Many HEXUS readers were impressed by the Crytek Neon Noir real-time raytracing demo, as revealed at GDC 2019, mid-March. The headlining claim to fame of this gorgeous looking real-time demo was that it wasn't running on one of Nvidia's shiny new GeForce RTX graphics cards but an AMD Radeon Vega 56 - at an impressive 4K 30fps. At the time Crytek confirmed that its hardware agnostic demo would run well on "most mainstream, contemporary AMD and Nvidia GPUs". We didn't learn a lot about the Crytek real-time raytracing engine at GDC but were promised that it would make it into CryEngine 5.5 later this year.
Crytek has shared an update on how its real-time raytracing works in an interview-formatted blog post featuring Vladimir Kajalin, Principal Rendering Engineer for CryEngine, and Ron Frölich Principal 3D Artist for Hunt: Showdown - two key members of the Neon Noir dev team.
Kajalin explained that CryEngine has been using a form of raytracing inside its Global Illumination solution since 2015. However the detail levels of real-time reflections were good except for when very smooth and reflective surfaces like mirrors came into the scene. In Neon Noir and upgrade was applied to implement real-time mesh ray-traced reflections and refractions. "This technique shows high-quality scene meshes and textures perfectly reflected in mirrors and reflective surfaces using GPU ray tracing," says Kajalin. Currently raytraced ambient occlusion or soft shadows aren't being implemented.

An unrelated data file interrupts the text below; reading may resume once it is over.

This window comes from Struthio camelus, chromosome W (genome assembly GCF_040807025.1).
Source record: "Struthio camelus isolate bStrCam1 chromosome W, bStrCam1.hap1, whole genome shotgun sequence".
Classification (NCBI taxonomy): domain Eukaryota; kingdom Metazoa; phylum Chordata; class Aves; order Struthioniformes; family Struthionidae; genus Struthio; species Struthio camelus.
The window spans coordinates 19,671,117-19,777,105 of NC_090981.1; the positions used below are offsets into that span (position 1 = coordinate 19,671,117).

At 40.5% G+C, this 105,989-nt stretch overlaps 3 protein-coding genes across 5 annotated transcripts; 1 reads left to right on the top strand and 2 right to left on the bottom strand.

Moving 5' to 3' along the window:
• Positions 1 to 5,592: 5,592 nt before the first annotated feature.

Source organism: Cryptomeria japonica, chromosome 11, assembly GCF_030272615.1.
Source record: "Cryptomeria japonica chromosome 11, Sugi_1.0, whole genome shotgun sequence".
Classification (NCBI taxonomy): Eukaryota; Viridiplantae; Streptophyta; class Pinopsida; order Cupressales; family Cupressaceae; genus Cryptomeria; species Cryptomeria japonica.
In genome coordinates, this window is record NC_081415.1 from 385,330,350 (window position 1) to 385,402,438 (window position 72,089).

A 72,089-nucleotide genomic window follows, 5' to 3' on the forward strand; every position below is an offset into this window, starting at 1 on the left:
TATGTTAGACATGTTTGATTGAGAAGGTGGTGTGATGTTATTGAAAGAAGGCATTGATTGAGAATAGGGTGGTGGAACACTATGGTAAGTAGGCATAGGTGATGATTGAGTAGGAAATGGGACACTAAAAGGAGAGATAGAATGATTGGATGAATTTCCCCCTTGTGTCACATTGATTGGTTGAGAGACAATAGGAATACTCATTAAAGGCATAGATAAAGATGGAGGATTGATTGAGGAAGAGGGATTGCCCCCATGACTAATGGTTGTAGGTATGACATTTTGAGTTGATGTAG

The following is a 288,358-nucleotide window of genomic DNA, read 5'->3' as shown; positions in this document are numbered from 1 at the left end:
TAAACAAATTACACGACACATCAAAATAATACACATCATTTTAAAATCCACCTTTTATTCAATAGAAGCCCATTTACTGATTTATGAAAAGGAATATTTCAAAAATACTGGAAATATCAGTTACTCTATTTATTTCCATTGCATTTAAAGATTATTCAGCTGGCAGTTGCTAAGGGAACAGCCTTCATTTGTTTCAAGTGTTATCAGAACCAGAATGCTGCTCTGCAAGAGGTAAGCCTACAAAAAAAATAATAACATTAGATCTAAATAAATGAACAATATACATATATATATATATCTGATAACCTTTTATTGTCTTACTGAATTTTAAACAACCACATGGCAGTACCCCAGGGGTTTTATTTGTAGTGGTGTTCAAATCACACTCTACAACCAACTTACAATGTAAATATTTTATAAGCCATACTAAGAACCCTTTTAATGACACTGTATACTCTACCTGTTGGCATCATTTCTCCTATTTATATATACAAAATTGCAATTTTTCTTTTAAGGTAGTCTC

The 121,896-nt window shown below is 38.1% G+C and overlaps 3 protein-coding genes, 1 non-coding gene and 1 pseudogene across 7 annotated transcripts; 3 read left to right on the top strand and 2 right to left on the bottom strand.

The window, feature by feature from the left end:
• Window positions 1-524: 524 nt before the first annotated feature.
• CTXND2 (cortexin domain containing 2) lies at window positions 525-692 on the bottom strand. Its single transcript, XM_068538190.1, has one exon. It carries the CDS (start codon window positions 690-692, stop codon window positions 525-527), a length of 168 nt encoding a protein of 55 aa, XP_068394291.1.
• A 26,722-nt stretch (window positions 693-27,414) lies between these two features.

Before mesh raytracing came to CryEngine a lighting system that was used that was known as voxel cone tracing. Kajalin said this technique was merged with the new mesh raytracing - used on smooth and clean reflective surfaces like mirrors. Thus the compute intensive raytracing can be rationed within any scene and voxel tracing used elsewhere. Raytracing requires de-noising, and nicely that feature already existed in CryEngine.
The original Neon Noir raytracing demo video showed real-time rendering using an AMD Vega 56 GPU powered system. Crytek says that its raytracing implementation is both API and hardware agnostic but it still has plenty of scope for improvements and tuning at this time.
As the tech is developed it will benefit from modern APIs like Vulkan or DX12, and/or dedicated hardware like the latest generation of graphics cards - the RTX cards from Nvidia, for example. When RTX or similar dedicated raytracing accelration hardware is present - it won't allow new effects or features in CryEngine, rather it will "enable better performance and more details". On the topic of detail levels, the developers added that reducing the resolution of reflections "allows much better performance without too much quality loss".
Frölich summed up the appeal of real-time raytracing in a games engine like CryEngine by saying "Like most modern rendering features, ray tracing is another step towards visual realism in games." He added, to illustrate its use cases "When used aggressively in special cases like mirrors, and subtly in most other cases like windows and wet surfaces, ray tracing can improve the overall image quality," while breaking down barriers for developers.